Dear Neil: I can relate to an article you wrote some months ago on parental alienation. My two daughters are now in their mid-twenties, and have started the beginnings of their own lives. To this day, nothing has changed for me regarding my relationship with my now two young adult children. My time spent with my children slowly dissolved since the divorce with their mother many years ago. But I kept trying: every birthday, every holiday, every weekend. Through a call, a card or through me being in their town, I was there. But the relationship slowly died to where there were no more phone calls, no more weekends—to where it is now—no more contact.
Reading your description of parental alienation, I felt myself slipping from the present moment back into my past, casting a pall over me. Thankfully for the years of counseling, years of recovery and a loving relationship, those feelings were quickly put into check.
I have chosen to accept this situation for what it is. Not for what I want, but for what it is. There comes a time when you don’t have to “give up,” but rather accept what is, and embrace your life now.
You failed to mention this.
Accepting in Colorado
Dear Accepting: Good point. If we expand the subject to include all the dreams that we have not achieved and all the goals we have failed to accomplish, we are forced to accept that some things just don’t work out no matter how hard we try. We then have no choice but to make peace with the relationship we wanted but can’t have, the goal we couldn’t achieve, or the dream that we simply can’t reach.
So how do we make peace with what is—rather than what we want, what we wish for or what we try hard to accomplish—but fail at?
The answer, simply put, is to continue doing what you described in your letter. You must redirect your attention to what creates satisfaction and happiness in your life, and reduce the investment you have in being hurt, angry or vengeful.
I do not mean to imply that you shouldn’t leave the door open to your two girls. You could still communicate that you would love to reestablish contact whenever they are ready and willing. But you have wisely accepted that you can’t force them to have a relationship with you, so all you are left with is to patiently wait and hope.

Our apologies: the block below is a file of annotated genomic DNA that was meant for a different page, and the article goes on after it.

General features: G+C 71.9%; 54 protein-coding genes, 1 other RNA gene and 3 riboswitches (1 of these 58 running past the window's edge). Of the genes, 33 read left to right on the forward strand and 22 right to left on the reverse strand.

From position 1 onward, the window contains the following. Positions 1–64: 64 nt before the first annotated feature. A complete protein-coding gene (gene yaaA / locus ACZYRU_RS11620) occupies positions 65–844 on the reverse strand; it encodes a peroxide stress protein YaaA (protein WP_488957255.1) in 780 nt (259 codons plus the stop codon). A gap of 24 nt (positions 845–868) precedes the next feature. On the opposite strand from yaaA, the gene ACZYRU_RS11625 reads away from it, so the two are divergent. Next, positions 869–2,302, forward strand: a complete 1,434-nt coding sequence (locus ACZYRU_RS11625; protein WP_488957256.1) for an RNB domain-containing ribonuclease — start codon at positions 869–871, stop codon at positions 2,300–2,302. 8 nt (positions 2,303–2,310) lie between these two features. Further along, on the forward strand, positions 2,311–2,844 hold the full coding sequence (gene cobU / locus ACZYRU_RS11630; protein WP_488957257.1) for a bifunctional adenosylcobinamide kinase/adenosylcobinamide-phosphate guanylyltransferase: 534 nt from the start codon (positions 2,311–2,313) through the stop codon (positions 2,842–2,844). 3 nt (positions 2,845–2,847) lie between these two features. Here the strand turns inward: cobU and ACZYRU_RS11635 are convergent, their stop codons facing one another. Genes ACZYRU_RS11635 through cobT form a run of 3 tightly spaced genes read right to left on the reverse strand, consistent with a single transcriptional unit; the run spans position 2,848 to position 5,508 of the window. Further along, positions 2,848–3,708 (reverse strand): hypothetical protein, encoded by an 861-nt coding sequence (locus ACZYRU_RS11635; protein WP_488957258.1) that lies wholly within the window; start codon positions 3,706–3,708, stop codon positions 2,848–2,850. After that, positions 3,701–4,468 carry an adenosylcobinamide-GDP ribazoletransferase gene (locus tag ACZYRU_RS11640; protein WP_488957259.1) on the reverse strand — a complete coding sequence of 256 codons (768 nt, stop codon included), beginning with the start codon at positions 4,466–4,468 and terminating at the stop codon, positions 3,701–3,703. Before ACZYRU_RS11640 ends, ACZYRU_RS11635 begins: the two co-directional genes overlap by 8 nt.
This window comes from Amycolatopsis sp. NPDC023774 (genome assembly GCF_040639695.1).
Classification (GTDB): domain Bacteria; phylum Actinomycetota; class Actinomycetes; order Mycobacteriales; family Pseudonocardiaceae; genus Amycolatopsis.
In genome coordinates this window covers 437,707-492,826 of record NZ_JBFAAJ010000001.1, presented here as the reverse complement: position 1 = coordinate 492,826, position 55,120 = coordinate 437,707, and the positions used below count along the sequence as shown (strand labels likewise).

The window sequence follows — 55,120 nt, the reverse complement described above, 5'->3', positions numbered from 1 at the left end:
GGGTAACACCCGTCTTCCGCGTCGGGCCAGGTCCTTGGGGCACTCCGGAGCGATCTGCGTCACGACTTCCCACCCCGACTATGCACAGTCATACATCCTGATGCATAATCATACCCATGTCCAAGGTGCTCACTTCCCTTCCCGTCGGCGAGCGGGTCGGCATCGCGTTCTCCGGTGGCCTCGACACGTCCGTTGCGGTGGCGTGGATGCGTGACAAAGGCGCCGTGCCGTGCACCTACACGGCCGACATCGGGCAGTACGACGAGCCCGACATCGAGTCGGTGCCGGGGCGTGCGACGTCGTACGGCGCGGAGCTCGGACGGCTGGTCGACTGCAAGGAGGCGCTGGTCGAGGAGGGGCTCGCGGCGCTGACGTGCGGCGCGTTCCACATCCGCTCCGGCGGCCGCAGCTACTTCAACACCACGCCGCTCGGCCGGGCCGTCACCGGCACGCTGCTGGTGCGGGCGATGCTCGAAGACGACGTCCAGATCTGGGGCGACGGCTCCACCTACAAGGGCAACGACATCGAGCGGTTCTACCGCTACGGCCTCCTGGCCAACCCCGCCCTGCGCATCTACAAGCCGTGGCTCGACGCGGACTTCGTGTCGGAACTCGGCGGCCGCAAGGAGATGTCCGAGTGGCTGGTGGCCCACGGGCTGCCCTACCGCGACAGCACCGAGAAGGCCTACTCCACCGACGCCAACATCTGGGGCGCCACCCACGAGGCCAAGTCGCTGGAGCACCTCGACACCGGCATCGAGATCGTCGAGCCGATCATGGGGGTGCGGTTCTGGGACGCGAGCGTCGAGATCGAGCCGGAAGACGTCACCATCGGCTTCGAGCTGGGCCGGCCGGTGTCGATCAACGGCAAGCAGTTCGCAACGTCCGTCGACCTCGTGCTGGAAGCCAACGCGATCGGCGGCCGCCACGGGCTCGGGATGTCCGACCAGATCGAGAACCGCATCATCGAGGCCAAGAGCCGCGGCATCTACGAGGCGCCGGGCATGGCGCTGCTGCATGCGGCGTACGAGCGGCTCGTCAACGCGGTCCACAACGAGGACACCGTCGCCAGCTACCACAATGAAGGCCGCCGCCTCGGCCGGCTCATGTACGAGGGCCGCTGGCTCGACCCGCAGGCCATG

But you could also look at what you are grateful for regarding the relationship you have had with your two kids. How are you enriched, wiser, more empathetic and a better person because of those relationships? What will you always hold dear about your relationship with your girls? What are the proud, happy memories? What do you cherish about your two daughters and your role as a father, even if you can’t have a daddy-daughter connection right now?
You mention several things that are good about your life right now. That’s another way to keep your spirit high and your attitude positive. In which ways are you actually living your dreams? Are there additional dreams you desire, but that you’re not actively pursuing? Are there things you could do that would improve your intimate relationship, or your career/profession, or your relationships with friends, animals and others you feel close to? How about your health, level of fitness and diet? Reasonably speaking, how could you add more fun to your life?
None of this will give you a relationship with your daughters, but it hopefully will keep your spirit strong and your emotions in check. But just so that you know, you are doing some of the tougher things that life asks of us: remaining strong, practicing forgiveness and being resilient.
“we are forced to accept that some things just don’t work out no matter how hard we try. We then have no choice but to make peace with the relationship we wanted but can’t have, the goal we couldn’t achieve, or the dream that we simply can’t reach”
These word right here aleviate the guilt, if not the grief. .